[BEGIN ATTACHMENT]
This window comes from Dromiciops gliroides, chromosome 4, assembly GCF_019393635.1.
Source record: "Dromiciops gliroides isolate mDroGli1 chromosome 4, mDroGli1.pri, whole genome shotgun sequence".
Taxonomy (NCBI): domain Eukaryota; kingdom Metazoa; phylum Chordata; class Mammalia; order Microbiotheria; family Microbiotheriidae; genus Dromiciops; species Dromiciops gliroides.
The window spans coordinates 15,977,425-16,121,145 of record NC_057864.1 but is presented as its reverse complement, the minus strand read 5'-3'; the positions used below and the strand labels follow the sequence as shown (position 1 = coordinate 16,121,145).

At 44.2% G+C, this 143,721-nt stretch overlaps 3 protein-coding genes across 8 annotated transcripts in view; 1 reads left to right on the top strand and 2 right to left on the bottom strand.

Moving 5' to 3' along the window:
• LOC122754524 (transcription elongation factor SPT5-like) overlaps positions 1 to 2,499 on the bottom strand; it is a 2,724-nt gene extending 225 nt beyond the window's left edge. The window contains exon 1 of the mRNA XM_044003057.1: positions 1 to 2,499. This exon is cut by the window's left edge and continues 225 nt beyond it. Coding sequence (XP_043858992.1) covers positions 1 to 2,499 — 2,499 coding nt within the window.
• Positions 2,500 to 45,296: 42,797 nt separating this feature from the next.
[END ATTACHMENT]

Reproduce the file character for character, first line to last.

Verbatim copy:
This window comes from Dromiciops gliroides, chromosome 4, assembly GCF_019393635.1.
Source record: "Dromiciops gliroides isolate mDroGli1 chromosome 4, mDroGli1.pri, whole genome shotgun sequence".
Taxonomy (NCBI): domain Eukaryota; kingdom Metazoa; phylum Chordata; class Mammalia; order Microbiotheria; family Microbiotheriidae; genus Dromiciops; species Dromiciops gliroides.
The window spans coordinates 15,977,425-16,121,145 of record NC_057864.1 but is presented as its reverse complement, the minus strand read 5'-3'; the positions used below and the strand labels follow the sequence as shown (position 1 = coordinate 16,121,145).

At 44.2% G+C, this 143,721-nt stretch overlaps 3 protein-coding genes across 8 annotated transcripts in view; 1 reads left to right on the top strand and 2 right to left on the bottom strand.

Moving 5' to 3' along the window:
• LOC122754524 (transcription elongation factor SPT5-like) overlaps positions 1 to 2,499 on the bottom strand; it is a 2,724-nt gene extending 225 nt beyond the window's left edge. The window contains exon 1 of the mRNA XM_044003057.1: positions 1 to 2,499. This exon is cut by the window's left edge and continues 225 nt beyond it. Coding sequence (XP_043858992.1) covers positions 1 to 2,499 — 2,499 coding nt within the window.
• Positions 2,500 to 45,296: 42,797 nt separating this feature from the next.